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Psych 181: Dr. Anagnostaras Lec 7: Schizophrenia and Parkinson's Disease John Nash.

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Presentation on theme: "Psych 181: Dr. Anagnostaras Lec 7: Schizophrenia and Parkinson's Disease John Nash."— Presentation transcript:

1 Psych 181: Dr. Anagnostaras Lec 7: Schizophrenia and Parkinson's Disease John Nash

2 Incidence about 1 in 100

3 Schizophrenia Positive Symptoms Excesses, exaggerations, or distortions (+) Disorganized speech indicating a thought disorder (loose association to word salad) Hallucinations sensory experiences without external stimulation commonly auditory Delusions beliefs that are contrary to reality commonly persecutory in nature sometimes delusions of grandeur

4 Schizophrenia Negative Symptoms Characterized by behavioral deficits (–) Avolition lack of energy & inability to persist in routine activities Alogia (poverty of speech) reduction in the amount or content of speech Anhedonia inability to experience pleasure Asociality severe impairment in social relationships Flat Affect or Incongruent Affect lack of or inappropriate emotional expression

5 At least 2 of the following for 1 month: delusions hallucinations disorganized speech disorganized or catatonic behavior negative symptoms Marked functional impairment Continuous signs for 6 months Not due to drugs (e.g., amphetamine psychosis) DSM-IV Criteria

6 Type I versus Type II

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8 An Array of Related Psychotic Disorders

9 Three Subtypes of Schizophrenia (DSM-IV) Paranoid Type preoccupation with delusions and hallucinations no disorganized speech catatonia or flat affect Disorganized Type Disorganized speech, behavior, often inappropriate does not meet criteria for Catatonic Type Catatonic Type Clinical picture with at least two: motoric immobility, catalepsy, stupor (waxy inflexibility) excessive motor activity that is apparently purposeless extreme negativism or mutism peculiarities of movement (e.g., voluntary assumption of bizarre postures), stereotypies, odd mannerisms, or grimacing echolalia or echopraxia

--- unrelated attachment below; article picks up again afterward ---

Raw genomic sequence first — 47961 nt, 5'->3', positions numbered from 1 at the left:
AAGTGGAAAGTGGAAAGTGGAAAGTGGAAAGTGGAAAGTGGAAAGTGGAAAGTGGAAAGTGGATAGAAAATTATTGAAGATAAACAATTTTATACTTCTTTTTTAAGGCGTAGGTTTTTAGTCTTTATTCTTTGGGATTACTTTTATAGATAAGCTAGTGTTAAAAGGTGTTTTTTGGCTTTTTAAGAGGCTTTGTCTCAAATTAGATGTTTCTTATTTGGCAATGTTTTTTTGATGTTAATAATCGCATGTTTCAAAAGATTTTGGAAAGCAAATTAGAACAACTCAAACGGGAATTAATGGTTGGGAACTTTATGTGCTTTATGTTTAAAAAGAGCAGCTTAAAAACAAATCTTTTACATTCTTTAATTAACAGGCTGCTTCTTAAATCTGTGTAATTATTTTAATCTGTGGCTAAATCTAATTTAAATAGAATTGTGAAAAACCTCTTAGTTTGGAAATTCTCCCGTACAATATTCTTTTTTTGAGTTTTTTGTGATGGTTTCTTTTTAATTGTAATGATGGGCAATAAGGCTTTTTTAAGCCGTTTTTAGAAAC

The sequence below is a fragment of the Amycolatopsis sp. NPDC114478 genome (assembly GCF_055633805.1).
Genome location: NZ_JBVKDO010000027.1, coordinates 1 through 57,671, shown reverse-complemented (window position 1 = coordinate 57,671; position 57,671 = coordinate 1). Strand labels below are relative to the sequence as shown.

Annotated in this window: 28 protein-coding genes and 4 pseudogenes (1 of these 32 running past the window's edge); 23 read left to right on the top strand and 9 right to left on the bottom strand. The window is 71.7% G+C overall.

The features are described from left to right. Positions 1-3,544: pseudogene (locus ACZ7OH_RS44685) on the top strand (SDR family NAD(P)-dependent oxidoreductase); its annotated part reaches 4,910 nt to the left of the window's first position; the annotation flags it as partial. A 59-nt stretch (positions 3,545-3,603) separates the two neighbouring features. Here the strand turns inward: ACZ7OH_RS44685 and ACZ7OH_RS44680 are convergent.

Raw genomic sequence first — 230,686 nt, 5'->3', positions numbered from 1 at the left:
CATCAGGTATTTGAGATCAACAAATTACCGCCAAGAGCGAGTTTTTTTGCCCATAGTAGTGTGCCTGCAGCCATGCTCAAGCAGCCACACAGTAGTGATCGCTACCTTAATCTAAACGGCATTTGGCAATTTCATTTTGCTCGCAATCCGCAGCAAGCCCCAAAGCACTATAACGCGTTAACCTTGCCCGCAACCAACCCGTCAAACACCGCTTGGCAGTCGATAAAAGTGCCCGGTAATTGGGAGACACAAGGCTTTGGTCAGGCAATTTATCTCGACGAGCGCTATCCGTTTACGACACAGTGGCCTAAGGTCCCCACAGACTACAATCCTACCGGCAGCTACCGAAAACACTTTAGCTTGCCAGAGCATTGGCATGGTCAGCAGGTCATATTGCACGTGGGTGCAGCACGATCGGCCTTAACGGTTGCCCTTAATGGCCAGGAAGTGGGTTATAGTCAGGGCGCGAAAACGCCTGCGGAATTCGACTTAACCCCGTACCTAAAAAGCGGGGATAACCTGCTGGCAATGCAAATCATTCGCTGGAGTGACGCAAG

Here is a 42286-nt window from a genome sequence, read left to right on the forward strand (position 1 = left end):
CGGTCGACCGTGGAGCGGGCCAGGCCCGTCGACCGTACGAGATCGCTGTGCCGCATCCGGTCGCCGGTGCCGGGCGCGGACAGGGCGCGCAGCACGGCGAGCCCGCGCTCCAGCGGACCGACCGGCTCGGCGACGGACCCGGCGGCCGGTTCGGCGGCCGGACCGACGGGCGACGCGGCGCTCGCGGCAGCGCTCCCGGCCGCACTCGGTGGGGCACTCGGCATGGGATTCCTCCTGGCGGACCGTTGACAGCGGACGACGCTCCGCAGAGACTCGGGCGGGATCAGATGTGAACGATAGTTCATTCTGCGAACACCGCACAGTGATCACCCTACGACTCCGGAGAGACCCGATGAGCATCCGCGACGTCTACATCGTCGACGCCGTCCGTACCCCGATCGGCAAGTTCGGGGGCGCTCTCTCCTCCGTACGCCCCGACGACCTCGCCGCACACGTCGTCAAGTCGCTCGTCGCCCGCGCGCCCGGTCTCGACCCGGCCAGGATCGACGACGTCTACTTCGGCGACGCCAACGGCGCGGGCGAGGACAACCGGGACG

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12 Hospitalized mental patients (x1000) Year

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22 Increase in DA transmission exacerbates Schizophrenia Decrease in DA neurotransmission is therapeutic

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24 Neuroleptic or Antipsychotic Literally means thins neural transmission In practice both terms refer to drugs used to treat schizophrenia only Wide variety of off-label applications Incorrectly known as "major tranquilizers"

25 Dopamine Schizophrenia is thought to be caused by an overactive dopamine system in the brain. Just block the dopamine Only helps positive symptoms Not the whole picture (i.e. glutamate, 5-HT)

26 Dopamine Antagonist Drugs chlorpromazine SmithKlineFrench in 1950 Thorazine Derivative of phenothiazine (anti-emetic) Very sedating at first but tolerance builds Some anti cholinergic activity Actively metabolized (Half life of 30hrs) Tardive Dyskinesia

27 Side effects of neuroleptics Parkinsonism Dystonia - abnormal face and body movements Akathisia (restlessness) Tardive dyskinesia (long term) Exacerbated by drug holiday regime More common in females Worsened in response to reducing drug Irreversible (denervation supersensitivity) Many undesirable side effects (e.g., constipation, metabolic syndrome, lactation, and retrograde ejaculation)

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29 More DA Antagonists haloperidol (Haldol) Long time in the body. Only 60% excreted in the first week. Depressent fluphenazine (Permitil & Prolixin) less sedating Tardive Dyskinesia

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31 Newer Drugs Dibenzodiazapine derivatives Treat positive and negative symptoms Some have less or less severe side effects Some have more potential for liver damage Expensive